The SEC charges Greenberg and former Vice Chairman and CFO Howard Smith were culpable for material misstatements that enabled AIG to create the false impression that the company consistently met or exceeded key earnings and growth between 2000 and 2005.
"Corporate leaders cannot avoid the truth and consequences of their companies' performance by using improper accounting gimmicks and signing off on distorted financial reports," Robert Khuzami, Director of the SEC's Division of Enforcement said in a statement. "Greenberg and Smith oversaw various improper transactions that presented a false financial picture and allowed AIG to claim success in meeting its performance goals."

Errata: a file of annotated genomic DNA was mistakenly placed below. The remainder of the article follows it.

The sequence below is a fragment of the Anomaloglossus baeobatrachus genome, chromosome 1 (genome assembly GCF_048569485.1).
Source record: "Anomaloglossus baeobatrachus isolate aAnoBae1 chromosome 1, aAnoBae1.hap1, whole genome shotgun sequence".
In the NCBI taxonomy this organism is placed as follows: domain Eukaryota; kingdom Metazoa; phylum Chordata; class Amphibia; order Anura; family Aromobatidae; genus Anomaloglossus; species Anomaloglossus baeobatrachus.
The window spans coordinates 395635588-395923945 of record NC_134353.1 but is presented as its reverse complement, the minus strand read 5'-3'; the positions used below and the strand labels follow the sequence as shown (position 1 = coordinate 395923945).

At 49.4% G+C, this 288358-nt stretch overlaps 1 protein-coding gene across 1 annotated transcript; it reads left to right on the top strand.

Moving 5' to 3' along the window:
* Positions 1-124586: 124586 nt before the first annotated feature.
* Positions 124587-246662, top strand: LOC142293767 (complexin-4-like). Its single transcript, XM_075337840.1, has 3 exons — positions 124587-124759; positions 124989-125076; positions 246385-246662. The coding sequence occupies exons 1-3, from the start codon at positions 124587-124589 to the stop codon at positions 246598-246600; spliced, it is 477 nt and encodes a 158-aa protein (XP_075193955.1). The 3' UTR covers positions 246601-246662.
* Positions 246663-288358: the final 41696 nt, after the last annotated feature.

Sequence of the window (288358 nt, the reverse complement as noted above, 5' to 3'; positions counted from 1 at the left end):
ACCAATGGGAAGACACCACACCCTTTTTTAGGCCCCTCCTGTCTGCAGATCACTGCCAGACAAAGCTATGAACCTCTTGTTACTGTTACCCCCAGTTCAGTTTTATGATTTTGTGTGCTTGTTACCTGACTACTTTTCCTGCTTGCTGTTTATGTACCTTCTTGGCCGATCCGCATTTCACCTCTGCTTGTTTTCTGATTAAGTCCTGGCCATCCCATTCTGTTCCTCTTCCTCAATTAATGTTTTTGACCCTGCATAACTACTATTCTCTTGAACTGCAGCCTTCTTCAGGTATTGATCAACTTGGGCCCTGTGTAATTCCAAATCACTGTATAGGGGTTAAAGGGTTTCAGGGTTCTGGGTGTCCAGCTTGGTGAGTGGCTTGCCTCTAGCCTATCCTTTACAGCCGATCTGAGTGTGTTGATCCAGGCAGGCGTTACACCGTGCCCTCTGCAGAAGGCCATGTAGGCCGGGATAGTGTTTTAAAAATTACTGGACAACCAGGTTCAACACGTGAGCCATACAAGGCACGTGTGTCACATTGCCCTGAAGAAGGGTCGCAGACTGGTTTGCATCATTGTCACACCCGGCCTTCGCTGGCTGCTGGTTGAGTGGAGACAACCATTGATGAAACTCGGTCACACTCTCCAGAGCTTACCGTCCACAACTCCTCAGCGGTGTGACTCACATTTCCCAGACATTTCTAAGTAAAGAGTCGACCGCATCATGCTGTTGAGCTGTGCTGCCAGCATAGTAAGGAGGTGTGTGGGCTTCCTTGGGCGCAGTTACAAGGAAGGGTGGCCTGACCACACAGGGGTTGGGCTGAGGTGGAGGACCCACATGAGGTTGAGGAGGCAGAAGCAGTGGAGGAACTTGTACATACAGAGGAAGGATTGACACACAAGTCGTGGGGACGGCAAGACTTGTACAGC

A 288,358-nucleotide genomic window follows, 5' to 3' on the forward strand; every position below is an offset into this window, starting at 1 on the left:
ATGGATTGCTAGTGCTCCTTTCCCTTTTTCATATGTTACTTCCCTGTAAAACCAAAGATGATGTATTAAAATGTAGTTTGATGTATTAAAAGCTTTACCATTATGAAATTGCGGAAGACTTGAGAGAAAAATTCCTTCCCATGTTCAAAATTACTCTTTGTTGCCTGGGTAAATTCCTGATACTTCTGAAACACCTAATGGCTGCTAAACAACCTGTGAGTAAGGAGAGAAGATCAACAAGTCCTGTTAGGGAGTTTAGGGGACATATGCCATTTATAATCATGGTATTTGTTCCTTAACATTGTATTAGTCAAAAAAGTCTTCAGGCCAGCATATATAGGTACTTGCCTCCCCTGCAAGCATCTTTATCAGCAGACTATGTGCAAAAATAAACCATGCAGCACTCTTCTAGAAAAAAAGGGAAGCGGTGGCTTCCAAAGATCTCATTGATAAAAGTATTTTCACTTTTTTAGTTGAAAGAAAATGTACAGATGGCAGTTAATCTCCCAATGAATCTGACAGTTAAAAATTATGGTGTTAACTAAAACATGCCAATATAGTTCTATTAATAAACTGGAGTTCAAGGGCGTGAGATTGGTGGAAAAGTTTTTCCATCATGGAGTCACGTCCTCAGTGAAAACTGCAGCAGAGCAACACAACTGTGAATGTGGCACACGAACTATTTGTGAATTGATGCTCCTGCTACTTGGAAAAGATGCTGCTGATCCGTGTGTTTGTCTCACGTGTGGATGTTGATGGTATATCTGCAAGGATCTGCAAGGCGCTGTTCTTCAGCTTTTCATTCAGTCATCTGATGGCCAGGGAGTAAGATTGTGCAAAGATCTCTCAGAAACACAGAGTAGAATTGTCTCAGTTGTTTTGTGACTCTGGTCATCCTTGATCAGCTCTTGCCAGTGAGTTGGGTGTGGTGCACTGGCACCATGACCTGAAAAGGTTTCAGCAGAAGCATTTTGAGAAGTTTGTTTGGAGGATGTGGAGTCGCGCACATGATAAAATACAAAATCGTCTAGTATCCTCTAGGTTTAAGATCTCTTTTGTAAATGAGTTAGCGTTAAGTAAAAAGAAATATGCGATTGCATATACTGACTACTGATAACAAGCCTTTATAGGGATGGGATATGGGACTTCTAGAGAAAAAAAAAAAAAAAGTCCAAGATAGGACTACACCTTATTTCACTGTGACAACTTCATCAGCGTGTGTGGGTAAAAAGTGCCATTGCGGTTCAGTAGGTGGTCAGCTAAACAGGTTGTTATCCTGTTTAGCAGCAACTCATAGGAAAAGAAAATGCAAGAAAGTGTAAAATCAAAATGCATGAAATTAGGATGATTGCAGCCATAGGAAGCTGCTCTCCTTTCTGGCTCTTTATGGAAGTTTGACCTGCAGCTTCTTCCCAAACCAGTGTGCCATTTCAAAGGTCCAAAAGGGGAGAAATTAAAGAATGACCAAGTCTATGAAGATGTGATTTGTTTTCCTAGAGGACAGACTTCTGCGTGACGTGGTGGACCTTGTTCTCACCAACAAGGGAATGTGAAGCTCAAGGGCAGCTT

A statement published on behalf of Greenberg in the Wall Street Journal, noted the SEC had concluded not to charge Greenberg with any fraud and disputed the contention that Greenberg was a “control person” charge under Section 20(a) of the Exchange Act.
Nonetheless, to settle the SEC's charges and pay disgorgement and penalties, Greenberg will pay $15 million and Smith will pay $1.5 million. In 2006, the SEC charged AIG with securities fraud and improper accounting, paving the way for Greenberg’s ouster from the company.
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